For loop searching takes too long!
Jonathan Gardner
jgardner at jonathangardner.net
Fri Jan 29 23:49:06 CET 2010
On Jan 28, 3:52 pm, elsa <kerensael... at hotmail.com> wrote:
>
> I've got a problem with my program, in that the code just takes too
> long to run. Here's what I'm doing. If anyone has any tips, they'd be
> much appreciated!
>
First of all, don't play with large lists. Large lists have a tendency
to grow larger over time, until they get absurdly large.
If you're dealing with a long list, work with it like you'd work with
a file. If you need random access, stick it in some form of database,
such as BDB or PostgreSQL. If you need an index, stick it in some form
of DB. Eventually, large lists end up like that anyway. Don't fool
yourself early on---prepare for the worst and solve the problems of
tomorrow today.
> So, say I have a list of lists that looks something like this (I'm
> using a list of lists, rather than a list of tuples, as I need it to
> be mutable):
>
> myList = [[786,0],[45, 1],[673,1],...................[23,46]]
>
> there are enough entries in the outer list, that the sum of myList[i]
> [0] across all i could be as high as 10^7.
>
> Now, what I need to do is randomly choose one myList[i], however the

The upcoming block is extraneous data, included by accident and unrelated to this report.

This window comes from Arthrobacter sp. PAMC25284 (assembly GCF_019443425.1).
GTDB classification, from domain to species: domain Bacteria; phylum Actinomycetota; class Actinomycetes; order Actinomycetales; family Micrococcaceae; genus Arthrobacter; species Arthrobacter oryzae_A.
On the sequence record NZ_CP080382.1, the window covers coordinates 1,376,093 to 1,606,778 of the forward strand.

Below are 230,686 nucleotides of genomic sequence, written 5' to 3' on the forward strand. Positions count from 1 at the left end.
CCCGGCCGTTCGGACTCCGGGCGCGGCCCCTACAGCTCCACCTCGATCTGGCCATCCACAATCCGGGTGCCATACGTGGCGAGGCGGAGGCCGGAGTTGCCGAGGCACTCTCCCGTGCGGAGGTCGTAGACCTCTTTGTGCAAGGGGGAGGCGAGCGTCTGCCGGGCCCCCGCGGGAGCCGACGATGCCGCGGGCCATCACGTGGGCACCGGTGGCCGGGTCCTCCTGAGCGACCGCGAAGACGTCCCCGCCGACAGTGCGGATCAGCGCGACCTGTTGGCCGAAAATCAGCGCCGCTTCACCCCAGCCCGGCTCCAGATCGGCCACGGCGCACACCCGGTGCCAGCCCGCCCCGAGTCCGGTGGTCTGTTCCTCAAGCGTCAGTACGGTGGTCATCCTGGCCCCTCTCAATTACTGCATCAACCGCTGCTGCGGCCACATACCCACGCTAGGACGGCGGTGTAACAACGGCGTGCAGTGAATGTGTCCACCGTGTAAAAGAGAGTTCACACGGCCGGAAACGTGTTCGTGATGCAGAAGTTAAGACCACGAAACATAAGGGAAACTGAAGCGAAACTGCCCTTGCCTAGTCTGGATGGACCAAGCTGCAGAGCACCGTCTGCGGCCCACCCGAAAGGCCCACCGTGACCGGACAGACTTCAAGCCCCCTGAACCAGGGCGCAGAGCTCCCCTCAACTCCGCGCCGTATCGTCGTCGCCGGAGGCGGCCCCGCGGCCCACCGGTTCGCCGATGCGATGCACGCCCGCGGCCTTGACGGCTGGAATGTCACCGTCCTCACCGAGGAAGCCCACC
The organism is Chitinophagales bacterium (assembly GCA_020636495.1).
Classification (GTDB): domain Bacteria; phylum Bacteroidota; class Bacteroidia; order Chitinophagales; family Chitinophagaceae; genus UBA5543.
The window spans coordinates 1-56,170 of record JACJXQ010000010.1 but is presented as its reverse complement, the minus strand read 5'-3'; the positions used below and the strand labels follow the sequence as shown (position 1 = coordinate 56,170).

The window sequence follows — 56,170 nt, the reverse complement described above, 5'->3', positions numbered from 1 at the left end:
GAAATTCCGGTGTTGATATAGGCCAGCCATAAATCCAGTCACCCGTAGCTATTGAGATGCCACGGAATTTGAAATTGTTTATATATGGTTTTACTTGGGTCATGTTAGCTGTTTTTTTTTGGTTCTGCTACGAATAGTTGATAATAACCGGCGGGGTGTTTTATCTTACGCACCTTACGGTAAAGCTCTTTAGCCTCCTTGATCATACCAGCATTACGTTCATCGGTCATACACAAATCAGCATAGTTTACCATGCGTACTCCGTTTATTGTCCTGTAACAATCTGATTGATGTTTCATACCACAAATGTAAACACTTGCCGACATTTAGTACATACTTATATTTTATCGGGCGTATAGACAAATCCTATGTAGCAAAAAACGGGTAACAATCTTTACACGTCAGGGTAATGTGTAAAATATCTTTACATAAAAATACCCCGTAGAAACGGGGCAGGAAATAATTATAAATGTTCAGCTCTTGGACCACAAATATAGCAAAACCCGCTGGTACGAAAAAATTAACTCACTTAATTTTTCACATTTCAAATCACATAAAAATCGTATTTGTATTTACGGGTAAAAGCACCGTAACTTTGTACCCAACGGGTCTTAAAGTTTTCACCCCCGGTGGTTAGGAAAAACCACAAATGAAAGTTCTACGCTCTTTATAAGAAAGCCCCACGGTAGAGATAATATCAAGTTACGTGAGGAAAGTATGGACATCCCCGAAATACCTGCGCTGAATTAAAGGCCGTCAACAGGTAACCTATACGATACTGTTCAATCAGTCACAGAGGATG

> distribution of my random choice needs to be proportional to the
> values of myList[i][0]. So, for this list above, I'd have a much
> higher chance of choosing myList[0] than myList[1].
>
Let's do some thinking here.
Let's say you have a list of N items. You need to choose one, but you
don't know how many there are.
One algorithm that works is you start with the first item. If that's
the only item, you've chosen it.
If there's another item, you roll the dice. There's a 1/2 chance you
drop the first item and take the sedon.
If there's a third item, you roll the dice, There's a 1/3 chance you
drop the first or second item, and take the third.
You see the pattern? Keep the nth item 1/n of the time.
In your case, you're actually pulling off N items each time, all with
the same value. Your chance of keeping the next item is (number of
items in the next one)/(total items seen so far, including the next
one). Do the math for this. It's really simple.
Let's walk through this:
[[786,0],[45, 1],[673,2],...................[23,46]]
Step 1: See [786,0]. Remember 786. Keep 0.
Step 2: See [45,1]. Remember 786+45=831. Keep 1 45/831 of the time.
Step 3: See [673,2]. Remember 831+673=1504. Keep 2 673/1504 of the
time.
Etc...
Now, the algorithm I've just described is much less memory intensive
and can deal with very long lists of numbers. However, you are calling
rand() a lot. rand() is not a cheap operation. One optimization is to
roll rand() once, and keep using that number over and over again.
Granted, for very large numbers of items, you're going to need a very
precise random number of some very small probabilities will never be
chosen. This is left as an exercise for the reader.
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